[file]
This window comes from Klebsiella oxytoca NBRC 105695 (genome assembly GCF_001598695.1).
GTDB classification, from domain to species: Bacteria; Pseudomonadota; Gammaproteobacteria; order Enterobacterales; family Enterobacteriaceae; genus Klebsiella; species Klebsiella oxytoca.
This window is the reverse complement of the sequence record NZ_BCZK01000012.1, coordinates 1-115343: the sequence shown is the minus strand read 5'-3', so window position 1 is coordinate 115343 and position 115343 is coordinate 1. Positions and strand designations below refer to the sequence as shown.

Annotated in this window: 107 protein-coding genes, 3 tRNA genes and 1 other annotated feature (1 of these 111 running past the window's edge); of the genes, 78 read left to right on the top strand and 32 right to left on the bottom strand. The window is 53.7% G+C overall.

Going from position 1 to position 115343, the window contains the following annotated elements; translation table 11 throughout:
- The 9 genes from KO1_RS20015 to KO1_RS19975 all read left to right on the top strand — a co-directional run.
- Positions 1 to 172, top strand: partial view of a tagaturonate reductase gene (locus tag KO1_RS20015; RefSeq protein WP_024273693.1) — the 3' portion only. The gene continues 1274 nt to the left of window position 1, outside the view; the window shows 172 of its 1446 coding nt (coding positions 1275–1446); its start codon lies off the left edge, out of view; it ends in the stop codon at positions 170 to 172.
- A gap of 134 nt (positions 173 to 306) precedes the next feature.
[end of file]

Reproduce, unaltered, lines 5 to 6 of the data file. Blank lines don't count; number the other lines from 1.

Going from position 1 to position 115343, the window contains the following annotated elements; translation table 11 throughout:
- The 9 genes from KO1_RS20015 to KO1_RS19975 all read left to right on the top strand — a co-directional run.